Tumor Suppressor Gene Family May Be Key to New Colon
By Vanessa Wasta
Johns Hopkins Medicine
In the hunt for new cancer drug targets, scientists
from the Johns Hopkins
Cancer Center and the Howard Hughes Medical Institute
have discovered mutations in a family of genes linked to
more than a quarter of colon cancers, as well as several
other common cancers including breast and lung. Their
research, published in the May 21 issue of Science,
reveals more options for creating personalized therapies
tailored to counteract mutated gene pathways present in
"What makes this discovery significant is that we've
found mutations that directly affect cancer development,"
says Victor Velculescu, senior author of the study and
assistant professor at the Johns Hopkins Kimmel Cancer
Center. "Most gene discoveries today focus on finding
increased or decreased activity of a gene that may not
affect cancer progression, akin to passengers on a bus that
can't control the bus's speed or direction. What we've
found are the brakes of the bus."
After analyzing 157 colon cancers, the research team
found 77 mutations in six genes that make tyrosine
phosphatases, enzymes that help coordinate signals that
manage cellular growth, death, differentiation and nearby
tissue invasion. They normally work by turning off tumor
growth, as so-called tumor suppressors, but in cancers
these genes are mutated and no longer work properly.
Because it is difficult to restore a mutated suppressor
gene with cancer drugs, the investigators believe
phosphatases themselves are not good drug targets. Yet for
every tyrosine phosphatase there is a matching enzyme,
called a tyrosine kinase, that plays an opposite role,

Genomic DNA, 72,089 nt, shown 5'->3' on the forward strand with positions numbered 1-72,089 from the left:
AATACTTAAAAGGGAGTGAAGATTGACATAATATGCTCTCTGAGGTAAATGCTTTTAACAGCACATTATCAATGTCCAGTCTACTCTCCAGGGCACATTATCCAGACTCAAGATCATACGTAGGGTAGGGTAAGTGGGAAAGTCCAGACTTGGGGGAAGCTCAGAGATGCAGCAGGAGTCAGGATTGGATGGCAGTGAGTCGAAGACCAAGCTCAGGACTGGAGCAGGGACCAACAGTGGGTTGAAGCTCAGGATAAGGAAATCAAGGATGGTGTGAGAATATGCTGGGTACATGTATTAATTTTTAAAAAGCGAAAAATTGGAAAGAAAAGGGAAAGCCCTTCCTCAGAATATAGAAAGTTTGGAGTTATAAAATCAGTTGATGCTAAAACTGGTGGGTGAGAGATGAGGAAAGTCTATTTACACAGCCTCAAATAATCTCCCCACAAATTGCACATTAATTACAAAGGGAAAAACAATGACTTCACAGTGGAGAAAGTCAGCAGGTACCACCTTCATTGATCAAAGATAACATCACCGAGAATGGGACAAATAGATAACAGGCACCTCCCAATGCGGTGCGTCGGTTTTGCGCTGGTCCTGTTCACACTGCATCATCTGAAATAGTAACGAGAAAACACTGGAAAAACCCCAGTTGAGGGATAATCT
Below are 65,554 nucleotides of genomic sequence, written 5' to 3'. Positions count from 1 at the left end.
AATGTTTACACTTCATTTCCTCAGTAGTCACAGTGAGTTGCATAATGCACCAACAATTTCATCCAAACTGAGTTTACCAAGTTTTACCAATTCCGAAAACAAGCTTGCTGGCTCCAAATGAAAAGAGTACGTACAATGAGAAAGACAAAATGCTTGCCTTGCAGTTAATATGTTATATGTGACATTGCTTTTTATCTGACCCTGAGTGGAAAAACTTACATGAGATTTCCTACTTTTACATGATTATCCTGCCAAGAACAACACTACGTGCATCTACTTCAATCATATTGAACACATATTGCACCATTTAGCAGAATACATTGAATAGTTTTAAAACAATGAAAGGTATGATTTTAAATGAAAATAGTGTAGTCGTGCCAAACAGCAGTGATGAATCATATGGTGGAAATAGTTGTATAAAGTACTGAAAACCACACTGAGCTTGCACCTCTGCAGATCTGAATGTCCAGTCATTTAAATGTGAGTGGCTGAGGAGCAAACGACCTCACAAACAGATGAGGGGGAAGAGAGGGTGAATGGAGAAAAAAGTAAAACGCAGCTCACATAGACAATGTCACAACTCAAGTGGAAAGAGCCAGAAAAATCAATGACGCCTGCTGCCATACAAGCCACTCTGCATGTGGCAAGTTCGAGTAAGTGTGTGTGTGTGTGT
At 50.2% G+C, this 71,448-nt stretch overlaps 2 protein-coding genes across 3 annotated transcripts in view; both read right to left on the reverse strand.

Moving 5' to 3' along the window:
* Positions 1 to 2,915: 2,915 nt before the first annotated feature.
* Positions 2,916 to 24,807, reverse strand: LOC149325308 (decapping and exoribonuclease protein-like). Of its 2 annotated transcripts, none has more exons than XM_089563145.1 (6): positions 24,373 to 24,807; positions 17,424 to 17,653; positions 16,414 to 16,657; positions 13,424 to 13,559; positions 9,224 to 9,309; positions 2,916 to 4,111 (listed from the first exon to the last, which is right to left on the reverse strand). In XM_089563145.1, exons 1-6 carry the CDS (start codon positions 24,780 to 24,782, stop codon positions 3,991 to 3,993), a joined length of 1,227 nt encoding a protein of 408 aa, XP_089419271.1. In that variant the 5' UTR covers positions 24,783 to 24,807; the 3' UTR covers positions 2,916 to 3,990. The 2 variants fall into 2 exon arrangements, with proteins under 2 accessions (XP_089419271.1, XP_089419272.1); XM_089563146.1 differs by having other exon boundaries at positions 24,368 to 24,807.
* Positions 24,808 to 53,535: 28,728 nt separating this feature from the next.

turning a pathway on and accelerating cellular events.
"If a bus's brakes are broken and they can't be fixed,
another way to slow it down is to let up on the
accelerator," Velculescu explains. "In this case, the
faulty brakes are mutated tyrosine phosphatases, and the
accelerators are the tyrosine kinases." Tyrosine kinases
have been of critical value in the success of such
cancer-fighting drugs as Gleevec, Iressa and Herceptin,
which block proteins made by tyrosine kinase genes.
Last May, Velculescu's team systematically analyzed
tyrosine kinases and found mutations in this family of
genes linked to more than 30 percent of colon cancer. "We
will be conducting additional research to explore tyrosine
phosphatase pathways and match them up with corresponding
kinases in order to find targets for potential inhibitory
drugs," says Zhenghe Wang, postdoctoral fellow and first
author of the paper.
More than two-thirds of colon cancers have mutations
in the tyrosine kinase and phosphatase families, as well as
another kinase gene Velculescu's group identified recently.
Tyrosine phosphatase mutations also were found in two of 11
(18 percent) lung cancers, two of 12 (17 percent) gastric
cancers and one of 11 (9 percent) breast cancers.
Colon cancer strikes 147,500 Americans every year, and
57,100 will die from the disease. This research was funded
by the Ludwig Trust, the Maryland Cigarette Restitution
Fund, the Benjamin Baker Scholarship Fund, the Clayton Fund
and the National Institutes of Health.
In addition to Velculescu and Wang, the following
scientists from the Johns Hopkins Kimmel Cancer Center and
Howard Hughes Medical Institute participated in this
research: Dong Shen, D. Williams Parsons, Alberto Bardelli,
Jason Sager, Steve Szabo, Janine Ptak, Natalie Silliman,
Brock A. Peters, Michiel S. van der Heijden, Giovanni
Parmigiani, Tian-Li Wang, Greg Riggins, Kenneth W. Kinzler
and Bert Vogelstein.
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